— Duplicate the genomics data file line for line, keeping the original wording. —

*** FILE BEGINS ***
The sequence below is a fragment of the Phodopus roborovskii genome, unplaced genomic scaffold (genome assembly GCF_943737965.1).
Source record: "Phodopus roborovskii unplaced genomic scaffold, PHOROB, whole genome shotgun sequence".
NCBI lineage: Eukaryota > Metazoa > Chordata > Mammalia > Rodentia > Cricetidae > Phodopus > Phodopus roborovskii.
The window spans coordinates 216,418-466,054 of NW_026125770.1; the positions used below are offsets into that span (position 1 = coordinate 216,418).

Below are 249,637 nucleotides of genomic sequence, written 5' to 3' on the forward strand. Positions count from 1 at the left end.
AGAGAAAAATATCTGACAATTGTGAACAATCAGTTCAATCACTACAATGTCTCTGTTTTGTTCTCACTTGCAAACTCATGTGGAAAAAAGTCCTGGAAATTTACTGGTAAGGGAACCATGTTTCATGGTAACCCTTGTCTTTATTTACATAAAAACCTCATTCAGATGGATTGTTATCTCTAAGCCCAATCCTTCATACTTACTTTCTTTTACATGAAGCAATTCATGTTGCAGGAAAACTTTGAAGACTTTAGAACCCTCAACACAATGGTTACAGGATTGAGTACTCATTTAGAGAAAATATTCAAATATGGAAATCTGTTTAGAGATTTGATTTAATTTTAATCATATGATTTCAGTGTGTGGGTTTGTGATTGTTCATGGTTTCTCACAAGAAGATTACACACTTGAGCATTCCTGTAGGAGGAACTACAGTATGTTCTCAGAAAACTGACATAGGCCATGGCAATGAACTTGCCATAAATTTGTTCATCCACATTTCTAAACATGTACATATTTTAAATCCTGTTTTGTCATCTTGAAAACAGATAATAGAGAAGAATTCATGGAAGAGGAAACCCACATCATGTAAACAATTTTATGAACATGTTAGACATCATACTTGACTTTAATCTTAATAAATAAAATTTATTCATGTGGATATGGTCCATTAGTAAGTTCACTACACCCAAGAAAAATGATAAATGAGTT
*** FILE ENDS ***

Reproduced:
The sequence below is a fragment of the Phodopus roborovskii genome, unplaced genomic scaffold (genome assembly GCF_943737965.1).
Source record: "Phodopus roborovskii unplaced genomic scaffold, PHOROB, whole genome shotgun sequence".
NCBI lineage: Eukaryota > Metazoa > Chordata > Mammalia > Rodentia > Cricetidae > Phodopus > Phodopus roborovskii.
The window spans coordinates 216,418-466,054 of NW_026125770.1; the positions used below are offsets into that span (position 1 = coordinate 216,418).

Below are 249,637 nucleotides of genomic sequence, written 5' to 3' on the forward strand. Positions count from 1 at the left end.
AGAGAAAAATATCTGACAATTGTGAACAATCAGTTCAATCACTACAATGTCTCTGTTTTGTTCTCACTTGCAAACTCATGTGGAAAAAAGTCCTGGAAATTTACTGGTAAGGGAACCATGTTTCATGGTAACCCTTGTCTTTATTTACATAAAAACCTCATTCAGATGGATTGTTATCTCTAAGCCCAATCCTTCATACTTACTTTCTTTTACATGAAGCAATTCATGTTGCAGGAAAACTTTGAAGACTTTAGAACCCTCAACACAATGGTTACAGGATTGAGTACTCATTTAGAGAAAATATTCAAATATGGAAATCTGTTTAGAGATTTGATTTAATTTTAATCATATGATTTCAGTGTGTGGGTTTGTGATTGTTCATGGTTTCTCACAAGAAGATTACACACTTGAGCATTCCTGTAGGAGGAACTACAGTATGTTCTCAGAAAACTGACATAGGCCATGGCAATGAACTTGCCATAAATTTGTTCATCCACATTTCTAAACATGTACATATTTTAAATCCTGTTTTGTCATCTTGAAAACAGATAATAGAGAAGAATTCATGGAAGAGGAAACCCACATCATGTAAACAATTTTATGAACATGTTAGACATCATACTTGACTTTAATCTTAATAAATAAAATTTATTCATGTGGATATGGTCCATTAGTAAGTTCACTACACCCAAGAAAAATGATAAATGAGTT